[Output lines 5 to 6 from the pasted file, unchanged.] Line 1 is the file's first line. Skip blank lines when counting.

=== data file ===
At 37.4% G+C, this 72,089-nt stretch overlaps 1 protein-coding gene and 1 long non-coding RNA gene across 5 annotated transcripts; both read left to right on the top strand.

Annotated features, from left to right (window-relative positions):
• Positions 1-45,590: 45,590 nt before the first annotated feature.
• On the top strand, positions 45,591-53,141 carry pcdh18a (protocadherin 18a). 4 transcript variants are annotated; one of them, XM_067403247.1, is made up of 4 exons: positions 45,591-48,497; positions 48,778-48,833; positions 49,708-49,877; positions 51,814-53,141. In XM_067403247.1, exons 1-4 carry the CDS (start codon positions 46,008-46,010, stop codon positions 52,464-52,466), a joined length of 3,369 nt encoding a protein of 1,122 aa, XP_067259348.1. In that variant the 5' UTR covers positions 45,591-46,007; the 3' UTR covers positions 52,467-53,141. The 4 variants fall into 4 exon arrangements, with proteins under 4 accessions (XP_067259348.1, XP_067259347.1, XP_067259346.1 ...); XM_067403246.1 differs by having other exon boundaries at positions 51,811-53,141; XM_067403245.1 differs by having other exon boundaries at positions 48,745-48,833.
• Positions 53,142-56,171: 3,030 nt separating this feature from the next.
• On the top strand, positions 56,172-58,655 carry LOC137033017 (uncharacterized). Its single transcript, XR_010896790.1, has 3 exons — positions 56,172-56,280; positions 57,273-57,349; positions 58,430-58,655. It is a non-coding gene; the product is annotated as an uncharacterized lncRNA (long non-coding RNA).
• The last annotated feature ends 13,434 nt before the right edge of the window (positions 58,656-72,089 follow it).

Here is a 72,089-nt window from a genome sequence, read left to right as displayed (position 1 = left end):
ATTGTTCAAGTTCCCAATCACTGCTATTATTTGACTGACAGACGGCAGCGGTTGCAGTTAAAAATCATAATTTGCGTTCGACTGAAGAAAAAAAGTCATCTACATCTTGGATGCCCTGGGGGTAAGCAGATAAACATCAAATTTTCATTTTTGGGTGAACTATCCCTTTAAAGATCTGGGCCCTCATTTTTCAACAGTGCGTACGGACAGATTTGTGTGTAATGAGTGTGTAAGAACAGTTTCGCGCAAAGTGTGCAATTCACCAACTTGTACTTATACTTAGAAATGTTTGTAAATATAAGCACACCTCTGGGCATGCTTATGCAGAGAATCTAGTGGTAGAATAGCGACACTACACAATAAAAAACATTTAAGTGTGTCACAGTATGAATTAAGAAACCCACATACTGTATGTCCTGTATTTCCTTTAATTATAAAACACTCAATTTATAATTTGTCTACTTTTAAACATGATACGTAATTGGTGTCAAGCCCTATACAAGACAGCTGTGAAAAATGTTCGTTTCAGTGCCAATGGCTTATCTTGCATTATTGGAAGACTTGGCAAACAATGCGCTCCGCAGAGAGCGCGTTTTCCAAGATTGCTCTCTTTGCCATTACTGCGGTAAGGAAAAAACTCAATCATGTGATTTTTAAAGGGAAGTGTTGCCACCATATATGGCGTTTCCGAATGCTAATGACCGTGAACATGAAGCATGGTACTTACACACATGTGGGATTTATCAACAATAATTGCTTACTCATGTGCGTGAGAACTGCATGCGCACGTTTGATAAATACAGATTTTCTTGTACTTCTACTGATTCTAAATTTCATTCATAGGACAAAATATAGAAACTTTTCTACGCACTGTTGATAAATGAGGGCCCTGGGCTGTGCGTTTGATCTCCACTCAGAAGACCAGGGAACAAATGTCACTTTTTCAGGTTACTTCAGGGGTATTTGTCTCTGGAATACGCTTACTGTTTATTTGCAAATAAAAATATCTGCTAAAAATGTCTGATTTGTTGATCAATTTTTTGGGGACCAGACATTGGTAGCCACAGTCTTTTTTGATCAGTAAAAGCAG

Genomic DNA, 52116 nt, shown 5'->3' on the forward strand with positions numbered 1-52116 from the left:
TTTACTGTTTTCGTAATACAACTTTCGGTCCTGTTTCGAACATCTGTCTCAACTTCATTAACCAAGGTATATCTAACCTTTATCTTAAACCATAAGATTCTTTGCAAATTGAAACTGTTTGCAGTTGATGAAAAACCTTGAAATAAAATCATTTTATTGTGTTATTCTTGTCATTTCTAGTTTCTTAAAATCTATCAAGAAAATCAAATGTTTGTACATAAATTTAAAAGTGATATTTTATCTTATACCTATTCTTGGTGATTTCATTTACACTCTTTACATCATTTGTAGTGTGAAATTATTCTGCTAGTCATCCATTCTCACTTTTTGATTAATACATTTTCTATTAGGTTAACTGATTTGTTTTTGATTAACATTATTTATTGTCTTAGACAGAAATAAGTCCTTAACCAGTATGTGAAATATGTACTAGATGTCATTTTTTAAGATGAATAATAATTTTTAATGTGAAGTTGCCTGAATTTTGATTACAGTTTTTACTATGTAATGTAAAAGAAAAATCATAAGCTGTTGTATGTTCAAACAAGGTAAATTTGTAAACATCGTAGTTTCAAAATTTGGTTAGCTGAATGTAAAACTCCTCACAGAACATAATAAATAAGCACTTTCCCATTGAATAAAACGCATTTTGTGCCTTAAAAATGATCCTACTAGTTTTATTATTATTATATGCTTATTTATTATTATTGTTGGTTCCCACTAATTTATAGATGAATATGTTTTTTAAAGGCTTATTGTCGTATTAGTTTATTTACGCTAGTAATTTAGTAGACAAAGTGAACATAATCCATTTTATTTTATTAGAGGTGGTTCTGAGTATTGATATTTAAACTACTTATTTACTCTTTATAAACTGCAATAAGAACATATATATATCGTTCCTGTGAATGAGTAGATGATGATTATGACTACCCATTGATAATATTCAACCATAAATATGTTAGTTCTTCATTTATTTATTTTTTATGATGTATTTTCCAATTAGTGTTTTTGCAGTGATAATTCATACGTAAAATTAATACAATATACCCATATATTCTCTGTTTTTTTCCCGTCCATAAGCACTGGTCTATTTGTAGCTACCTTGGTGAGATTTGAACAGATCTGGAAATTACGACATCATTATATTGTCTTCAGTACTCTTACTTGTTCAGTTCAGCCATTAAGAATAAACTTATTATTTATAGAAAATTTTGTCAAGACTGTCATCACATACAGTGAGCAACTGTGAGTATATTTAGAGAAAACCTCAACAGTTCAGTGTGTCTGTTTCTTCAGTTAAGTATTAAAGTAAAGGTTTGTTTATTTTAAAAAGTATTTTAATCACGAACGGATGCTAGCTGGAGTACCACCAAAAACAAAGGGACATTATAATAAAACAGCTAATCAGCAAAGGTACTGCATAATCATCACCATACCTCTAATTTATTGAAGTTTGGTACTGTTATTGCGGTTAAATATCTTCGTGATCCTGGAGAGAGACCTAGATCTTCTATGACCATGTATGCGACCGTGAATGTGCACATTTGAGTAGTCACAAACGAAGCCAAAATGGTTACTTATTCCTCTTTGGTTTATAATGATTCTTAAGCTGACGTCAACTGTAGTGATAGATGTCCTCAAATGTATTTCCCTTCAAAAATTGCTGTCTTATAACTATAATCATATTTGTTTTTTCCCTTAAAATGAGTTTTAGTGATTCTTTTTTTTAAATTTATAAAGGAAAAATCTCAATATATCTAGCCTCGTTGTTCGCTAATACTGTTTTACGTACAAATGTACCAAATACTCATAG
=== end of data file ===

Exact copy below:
• Positions 53,142-56,171: 3,030 nt separating this feature from the next.
• On the top strand, positions 56,172-58,655 carry LOC137033017 (uncharacterized). Its single transcript, XR_010896790.1, has 3 exons — positions 56,172-56,280; positions 57,273-57,349; positions 58,430-58,655. It is a non-coding gene; the product is annotated as an uncharacterized lncRNA (long non-coding RNA).